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Earlier this month, a White House official floated the possibility of negotiations with California to resolve a brewing dispute over vehicle emission rules. The federal government has started the process of rolling them back, while state regulators here are pushing forward with tough pollution-reduction requirements, raising the possibility that automakers would need to meet different standards in different places.
However, California hasn't heard from the Trump administration about beginning talks.
"We haven’t been asked," Mary Nichols, chair of the Air Resources Board, told reporters during a conference on climate change in San Francisco.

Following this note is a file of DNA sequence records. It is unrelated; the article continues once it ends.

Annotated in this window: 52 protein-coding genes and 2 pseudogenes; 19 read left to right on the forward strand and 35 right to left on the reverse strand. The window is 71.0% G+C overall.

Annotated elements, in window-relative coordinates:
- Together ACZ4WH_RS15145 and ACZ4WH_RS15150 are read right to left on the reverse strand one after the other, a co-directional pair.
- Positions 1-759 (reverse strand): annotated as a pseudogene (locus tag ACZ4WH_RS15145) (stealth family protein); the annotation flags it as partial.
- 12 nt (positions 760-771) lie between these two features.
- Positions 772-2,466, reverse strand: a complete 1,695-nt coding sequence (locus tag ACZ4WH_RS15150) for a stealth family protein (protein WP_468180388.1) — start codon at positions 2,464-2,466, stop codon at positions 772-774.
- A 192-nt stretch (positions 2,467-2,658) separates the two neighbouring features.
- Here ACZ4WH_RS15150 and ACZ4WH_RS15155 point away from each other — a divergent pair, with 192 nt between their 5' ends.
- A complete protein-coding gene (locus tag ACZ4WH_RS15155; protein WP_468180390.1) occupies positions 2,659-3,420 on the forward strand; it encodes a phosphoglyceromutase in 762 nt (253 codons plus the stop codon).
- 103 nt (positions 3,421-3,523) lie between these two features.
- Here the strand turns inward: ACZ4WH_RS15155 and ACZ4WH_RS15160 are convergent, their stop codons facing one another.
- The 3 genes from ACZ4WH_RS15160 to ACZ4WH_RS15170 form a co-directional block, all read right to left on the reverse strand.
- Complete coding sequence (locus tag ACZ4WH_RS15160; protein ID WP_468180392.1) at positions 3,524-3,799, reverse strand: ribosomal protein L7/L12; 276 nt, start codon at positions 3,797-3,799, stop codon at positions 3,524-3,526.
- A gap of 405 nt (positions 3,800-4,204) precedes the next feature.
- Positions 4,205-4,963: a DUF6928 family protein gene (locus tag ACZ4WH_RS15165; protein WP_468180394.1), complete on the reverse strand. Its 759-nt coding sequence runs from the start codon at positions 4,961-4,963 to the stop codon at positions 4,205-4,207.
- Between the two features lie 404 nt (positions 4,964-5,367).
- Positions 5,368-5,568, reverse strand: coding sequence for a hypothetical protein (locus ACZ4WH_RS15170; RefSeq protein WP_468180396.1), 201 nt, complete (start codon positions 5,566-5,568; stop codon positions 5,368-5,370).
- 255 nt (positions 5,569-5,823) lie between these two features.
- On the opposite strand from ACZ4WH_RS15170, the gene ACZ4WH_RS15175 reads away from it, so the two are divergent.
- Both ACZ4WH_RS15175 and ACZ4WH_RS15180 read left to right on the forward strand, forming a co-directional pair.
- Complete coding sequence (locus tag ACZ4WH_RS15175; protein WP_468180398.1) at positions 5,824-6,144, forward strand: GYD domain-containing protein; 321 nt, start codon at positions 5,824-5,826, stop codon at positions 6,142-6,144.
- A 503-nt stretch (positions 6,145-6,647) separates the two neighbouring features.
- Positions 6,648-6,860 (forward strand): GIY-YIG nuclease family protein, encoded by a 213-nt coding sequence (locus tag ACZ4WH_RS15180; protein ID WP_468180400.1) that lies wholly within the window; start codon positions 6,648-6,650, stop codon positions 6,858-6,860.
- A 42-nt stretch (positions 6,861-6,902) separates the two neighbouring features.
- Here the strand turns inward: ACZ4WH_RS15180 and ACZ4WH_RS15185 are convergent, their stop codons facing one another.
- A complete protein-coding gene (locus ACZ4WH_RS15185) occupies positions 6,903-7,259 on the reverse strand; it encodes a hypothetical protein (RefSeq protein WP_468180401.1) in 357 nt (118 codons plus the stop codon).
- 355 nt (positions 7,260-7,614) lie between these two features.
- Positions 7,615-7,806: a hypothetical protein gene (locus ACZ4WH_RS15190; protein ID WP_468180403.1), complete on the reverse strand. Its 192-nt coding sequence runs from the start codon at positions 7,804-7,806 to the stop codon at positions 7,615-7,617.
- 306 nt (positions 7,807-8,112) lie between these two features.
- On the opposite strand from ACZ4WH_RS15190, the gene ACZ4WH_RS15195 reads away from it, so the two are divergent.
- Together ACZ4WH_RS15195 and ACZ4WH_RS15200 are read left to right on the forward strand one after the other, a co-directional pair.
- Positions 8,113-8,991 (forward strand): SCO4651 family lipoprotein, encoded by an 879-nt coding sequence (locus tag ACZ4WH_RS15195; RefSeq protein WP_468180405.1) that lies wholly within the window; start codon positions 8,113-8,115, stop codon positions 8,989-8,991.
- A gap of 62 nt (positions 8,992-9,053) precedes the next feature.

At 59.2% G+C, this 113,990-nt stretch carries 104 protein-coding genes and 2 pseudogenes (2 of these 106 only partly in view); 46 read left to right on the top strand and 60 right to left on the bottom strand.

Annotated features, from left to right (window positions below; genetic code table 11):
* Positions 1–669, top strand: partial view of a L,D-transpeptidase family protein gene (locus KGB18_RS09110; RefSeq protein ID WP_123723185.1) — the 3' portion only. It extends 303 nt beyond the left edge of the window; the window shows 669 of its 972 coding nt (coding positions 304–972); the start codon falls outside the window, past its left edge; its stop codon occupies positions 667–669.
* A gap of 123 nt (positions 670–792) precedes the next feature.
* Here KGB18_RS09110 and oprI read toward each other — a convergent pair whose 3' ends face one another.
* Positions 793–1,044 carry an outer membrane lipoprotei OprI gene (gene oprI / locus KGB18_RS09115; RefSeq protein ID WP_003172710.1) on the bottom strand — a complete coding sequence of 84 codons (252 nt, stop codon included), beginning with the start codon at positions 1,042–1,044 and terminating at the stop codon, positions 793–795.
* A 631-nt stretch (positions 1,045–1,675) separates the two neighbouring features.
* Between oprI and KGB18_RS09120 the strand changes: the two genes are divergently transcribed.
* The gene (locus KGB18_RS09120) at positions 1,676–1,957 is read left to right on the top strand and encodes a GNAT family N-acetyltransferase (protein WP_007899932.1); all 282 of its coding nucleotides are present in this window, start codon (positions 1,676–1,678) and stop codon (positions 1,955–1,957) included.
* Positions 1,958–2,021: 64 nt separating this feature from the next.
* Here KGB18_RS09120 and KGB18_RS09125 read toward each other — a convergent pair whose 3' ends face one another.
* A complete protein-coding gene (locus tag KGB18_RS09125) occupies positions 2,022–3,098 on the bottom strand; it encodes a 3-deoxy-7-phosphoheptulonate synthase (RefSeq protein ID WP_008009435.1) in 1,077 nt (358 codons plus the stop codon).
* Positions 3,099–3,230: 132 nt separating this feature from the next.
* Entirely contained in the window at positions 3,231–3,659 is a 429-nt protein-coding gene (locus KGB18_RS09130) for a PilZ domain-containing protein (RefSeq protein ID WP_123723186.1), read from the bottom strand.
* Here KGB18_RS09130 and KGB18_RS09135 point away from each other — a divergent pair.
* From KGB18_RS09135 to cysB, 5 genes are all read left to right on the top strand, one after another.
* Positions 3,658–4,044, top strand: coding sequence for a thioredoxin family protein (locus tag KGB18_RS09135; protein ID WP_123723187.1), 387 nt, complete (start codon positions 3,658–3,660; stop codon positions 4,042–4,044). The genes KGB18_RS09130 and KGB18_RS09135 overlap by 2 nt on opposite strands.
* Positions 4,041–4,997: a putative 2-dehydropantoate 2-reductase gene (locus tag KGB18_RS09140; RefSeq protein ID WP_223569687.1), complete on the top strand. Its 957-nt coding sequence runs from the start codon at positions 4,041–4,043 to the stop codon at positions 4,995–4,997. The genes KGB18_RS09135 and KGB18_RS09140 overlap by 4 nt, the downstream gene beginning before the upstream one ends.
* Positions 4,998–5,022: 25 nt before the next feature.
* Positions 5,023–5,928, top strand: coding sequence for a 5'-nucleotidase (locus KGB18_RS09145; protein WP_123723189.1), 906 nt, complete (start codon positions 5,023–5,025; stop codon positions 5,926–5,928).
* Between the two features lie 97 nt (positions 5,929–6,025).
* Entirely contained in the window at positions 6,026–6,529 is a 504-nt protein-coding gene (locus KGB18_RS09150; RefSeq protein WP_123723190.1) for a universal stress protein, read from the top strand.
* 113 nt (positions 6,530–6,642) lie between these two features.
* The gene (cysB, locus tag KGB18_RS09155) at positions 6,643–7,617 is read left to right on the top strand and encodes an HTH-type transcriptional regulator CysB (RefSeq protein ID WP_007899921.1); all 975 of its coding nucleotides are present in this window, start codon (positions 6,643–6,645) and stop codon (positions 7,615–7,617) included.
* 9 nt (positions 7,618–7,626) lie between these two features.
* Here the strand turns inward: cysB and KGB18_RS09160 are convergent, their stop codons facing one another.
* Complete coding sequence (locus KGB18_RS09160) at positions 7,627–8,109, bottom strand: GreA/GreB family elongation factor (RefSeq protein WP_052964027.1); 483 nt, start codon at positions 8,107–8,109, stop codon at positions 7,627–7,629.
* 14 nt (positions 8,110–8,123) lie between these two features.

California has the unique ability to enforce vehicle rules that are tougher than federal standards, and Nichols said the state's leaders would be careful about any negotiations.
"I would expect our governor to be no less rigorous in evaluating any possibility of a change to the federal program," she said.
State Senate leader Kevin de León (D-Los Angeles) has expressed "deep concern" about any negotiations.
"I always encourage dialogue, and we should keep lines of communication with the federal government open, but we cannot afford to compromise our air standards," he wrote in a letter to Nichols.